Layce and I were listening to Captain and Tennille on vinyl. We were way old schooling it. I was just coming into an appreciation of C and T. There’s a lot more to them as musicians and singers than I had heretofore realized—a bit of jazz, a bit of blues, Toni’s vocal range and all that. But I’ve always had an issue with Muskrat Love.
Tonight I gave it an honest listen. I still couldn’t wrap my mind around the lyrics. I looked over at Layce, who was knitting and listening contentedly. “Do you think Muskrat Love is really about muskrats or does it have a deeper meaning? Is it a euphemism for the vagaries of love?”
“I have no idea. I just like the song,” she said, not looking up from her knit and purl thing.
“I’m going to look it up.” Oh, the dangers of instant knowledge. I read, furrowed my brow and said, “It is about muskrats, anthropomorphized muskrats. The band America did it but Captain and Tennille made it truly famous.”
“Hmm…good to know,” Layce said, still knitting and purling.
“She makes it sound like they’re cute little otters, swimming around and shimmying. I don’t think otters or muskrats shimmy, much less have protestations of love. Have you ever seen a muskrat? They’re not cute.”
Layce refrained from comment. That just encouraged me. I mistook silence for agreement. “They’re swimming rats.” I looked up photos. “Big rats. They look like a cross between a guinea pig and beaver with a rat tail that swims.”
“You’re wrecking the song for me,” Layce said.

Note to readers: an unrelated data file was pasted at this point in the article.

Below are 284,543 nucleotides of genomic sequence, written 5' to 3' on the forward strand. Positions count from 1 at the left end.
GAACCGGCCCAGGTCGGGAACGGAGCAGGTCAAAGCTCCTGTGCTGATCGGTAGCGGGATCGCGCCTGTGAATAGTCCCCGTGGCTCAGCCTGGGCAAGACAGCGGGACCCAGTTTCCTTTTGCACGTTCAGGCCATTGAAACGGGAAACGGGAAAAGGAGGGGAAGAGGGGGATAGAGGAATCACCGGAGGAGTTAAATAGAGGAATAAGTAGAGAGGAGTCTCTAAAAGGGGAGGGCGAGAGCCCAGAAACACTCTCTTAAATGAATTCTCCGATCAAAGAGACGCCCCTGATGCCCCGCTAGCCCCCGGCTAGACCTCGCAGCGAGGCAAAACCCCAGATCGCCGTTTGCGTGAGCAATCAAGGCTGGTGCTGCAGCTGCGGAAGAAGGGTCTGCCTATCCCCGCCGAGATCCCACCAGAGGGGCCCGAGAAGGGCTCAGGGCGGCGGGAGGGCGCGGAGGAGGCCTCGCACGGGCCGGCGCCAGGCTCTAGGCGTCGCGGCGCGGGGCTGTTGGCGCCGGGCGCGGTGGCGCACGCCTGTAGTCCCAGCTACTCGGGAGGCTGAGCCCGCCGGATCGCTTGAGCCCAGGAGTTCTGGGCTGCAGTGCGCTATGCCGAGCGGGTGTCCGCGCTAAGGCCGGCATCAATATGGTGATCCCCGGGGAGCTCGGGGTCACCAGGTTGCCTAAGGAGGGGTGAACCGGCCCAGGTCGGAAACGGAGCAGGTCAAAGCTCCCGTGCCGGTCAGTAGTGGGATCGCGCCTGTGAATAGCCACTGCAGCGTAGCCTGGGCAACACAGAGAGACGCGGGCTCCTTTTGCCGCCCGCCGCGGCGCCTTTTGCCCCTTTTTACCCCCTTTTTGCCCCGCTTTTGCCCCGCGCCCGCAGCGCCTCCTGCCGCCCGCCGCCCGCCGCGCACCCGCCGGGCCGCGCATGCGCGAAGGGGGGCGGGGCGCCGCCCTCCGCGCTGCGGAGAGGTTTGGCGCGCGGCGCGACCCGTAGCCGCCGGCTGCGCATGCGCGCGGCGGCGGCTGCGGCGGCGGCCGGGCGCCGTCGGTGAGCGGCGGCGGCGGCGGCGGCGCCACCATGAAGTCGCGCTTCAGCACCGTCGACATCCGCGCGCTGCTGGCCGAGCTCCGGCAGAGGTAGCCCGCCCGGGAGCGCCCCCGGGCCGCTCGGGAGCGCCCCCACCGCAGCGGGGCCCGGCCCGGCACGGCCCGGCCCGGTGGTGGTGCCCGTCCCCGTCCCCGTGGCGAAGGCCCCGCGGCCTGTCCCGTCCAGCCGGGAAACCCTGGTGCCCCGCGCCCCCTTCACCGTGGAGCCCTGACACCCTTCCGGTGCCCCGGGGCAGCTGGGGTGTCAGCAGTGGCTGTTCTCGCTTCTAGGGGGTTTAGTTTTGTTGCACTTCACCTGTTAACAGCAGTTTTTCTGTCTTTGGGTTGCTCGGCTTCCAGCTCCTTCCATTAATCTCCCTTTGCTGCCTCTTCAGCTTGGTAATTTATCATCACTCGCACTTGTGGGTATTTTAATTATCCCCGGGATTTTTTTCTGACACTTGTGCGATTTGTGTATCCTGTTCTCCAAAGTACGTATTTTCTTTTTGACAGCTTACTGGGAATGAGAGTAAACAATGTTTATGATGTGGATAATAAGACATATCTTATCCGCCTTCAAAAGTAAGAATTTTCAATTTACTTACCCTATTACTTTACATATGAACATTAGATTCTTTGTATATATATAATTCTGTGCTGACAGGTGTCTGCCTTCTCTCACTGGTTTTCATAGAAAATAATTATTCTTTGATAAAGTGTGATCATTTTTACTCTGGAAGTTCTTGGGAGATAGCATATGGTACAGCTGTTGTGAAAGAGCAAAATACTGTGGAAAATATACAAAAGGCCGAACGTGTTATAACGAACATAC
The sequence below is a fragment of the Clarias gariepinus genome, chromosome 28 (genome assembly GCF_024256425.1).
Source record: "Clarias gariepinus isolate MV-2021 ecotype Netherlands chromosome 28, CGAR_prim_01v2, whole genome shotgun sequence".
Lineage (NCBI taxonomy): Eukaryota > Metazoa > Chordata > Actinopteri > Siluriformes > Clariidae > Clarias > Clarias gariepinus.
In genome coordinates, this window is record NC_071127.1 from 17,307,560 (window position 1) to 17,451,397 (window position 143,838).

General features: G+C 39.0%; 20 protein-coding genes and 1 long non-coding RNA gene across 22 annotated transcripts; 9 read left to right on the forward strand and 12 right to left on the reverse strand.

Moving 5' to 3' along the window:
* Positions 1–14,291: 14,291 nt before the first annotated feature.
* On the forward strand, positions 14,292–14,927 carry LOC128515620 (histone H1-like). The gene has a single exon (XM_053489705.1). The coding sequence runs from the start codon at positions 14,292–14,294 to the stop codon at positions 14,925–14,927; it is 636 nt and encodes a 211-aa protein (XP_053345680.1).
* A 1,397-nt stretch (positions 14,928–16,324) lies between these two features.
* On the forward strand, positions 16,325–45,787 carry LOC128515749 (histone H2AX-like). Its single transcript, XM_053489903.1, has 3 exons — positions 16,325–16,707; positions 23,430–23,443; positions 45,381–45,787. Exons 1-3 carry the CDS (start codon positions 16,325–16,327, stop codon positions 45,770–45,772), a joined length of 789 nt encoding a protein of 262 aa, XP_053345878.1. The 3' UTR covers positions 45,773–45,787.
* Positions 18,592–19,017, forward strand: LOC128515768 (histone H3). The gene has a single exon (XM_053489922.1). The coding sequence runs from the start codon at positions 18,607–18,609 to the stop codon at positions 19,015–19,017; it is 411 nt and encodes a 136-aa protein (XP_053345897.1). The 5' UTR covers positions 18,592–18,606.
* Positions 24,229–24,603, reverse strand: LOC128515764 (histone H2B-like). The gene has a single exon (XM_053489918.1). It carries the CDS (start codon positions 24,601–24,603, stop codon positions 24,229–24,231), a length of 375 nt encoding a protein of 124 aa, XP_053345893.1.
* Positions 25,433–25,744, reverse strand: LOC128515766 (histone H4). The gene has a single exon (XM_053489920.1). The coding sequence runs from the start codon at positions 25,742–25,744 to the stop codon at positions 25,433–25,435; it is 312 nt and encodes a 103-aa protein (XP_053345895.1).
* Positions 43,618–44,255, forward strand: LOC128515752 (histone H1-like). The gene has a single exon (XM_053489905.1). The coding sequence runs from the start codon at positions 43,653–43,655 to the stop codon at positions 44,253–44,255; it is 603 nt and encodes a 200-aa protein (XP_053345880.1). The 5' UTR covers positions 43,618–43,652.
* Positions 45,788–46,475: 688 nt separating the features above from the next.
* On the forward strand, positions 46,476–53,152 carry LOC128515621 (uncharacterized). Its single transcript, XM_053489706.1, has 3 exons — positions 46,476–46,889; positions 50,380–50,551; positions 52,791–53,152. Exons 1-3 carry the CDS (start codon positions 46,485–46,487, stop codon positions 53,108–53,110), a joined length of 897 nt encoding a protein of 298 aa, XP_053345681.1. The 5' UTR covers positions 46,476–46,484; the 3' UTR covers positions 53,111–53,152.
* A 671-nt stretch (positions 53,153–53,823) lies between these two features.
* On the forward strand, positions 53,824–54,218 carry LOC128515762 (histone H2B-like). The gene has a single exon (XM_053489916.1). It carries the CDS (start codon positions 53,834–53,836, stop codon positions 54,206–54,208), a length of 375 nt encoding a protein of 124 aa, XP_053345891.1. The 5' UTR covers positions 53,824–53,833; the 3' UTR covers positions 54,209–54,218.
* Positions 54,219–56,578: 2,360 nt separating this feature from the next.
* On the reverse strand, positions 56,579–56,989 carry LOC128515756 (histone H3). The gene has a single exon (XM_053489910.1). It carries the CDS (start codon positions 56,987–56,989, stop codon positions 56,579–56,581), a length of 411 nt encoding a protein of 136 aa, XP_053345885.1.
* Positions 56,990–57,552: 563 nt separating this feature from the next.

“They used to make nests under the docks at my parent’s cabin. Imagine swimming around and coming face-to-face with a large swimming rat that makes the top 40 charts. No wonder I have issues when it comes to swimming in lakes and rivers. Swimming rats, that why.”
I further perused the Internet. “And the Royal Canadian Mounted Police have winter hats made out of muskrat fur. Imagine wearing that on your head. I mean, who in their right mind wears rat fur on their head? What’s wrong with a nice knit hat?”
“I wouldn’t mention that the next time you visit your Canadian relatives,” Layce said.
The rats were now nibbling on bacon and chewing on cheese. “And muskrats do not eat bacon and cheese, nor propose marriage. I don’t care if they did it muzzle to muzzle.”
Layce put her knitting down and went over to the turntable. With one quick pluck of the needle, Muskrat Love was no more. “I can’t do this anymore.”
“Did I ever tell you the story about me in the outhouse and the pack rat? Have you ever seen a pack rat? Imagine looking over in the dimness and seeing a pair of rat eyes?”
“I’m done with rats,” Layce said, putting on another album, one without muskrats.
“Well, at least pack rats aren’t immortalized in a song,” I muttered.
“Thank goodness or we’d never hear the end of it.”
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It’s on whispersync, too!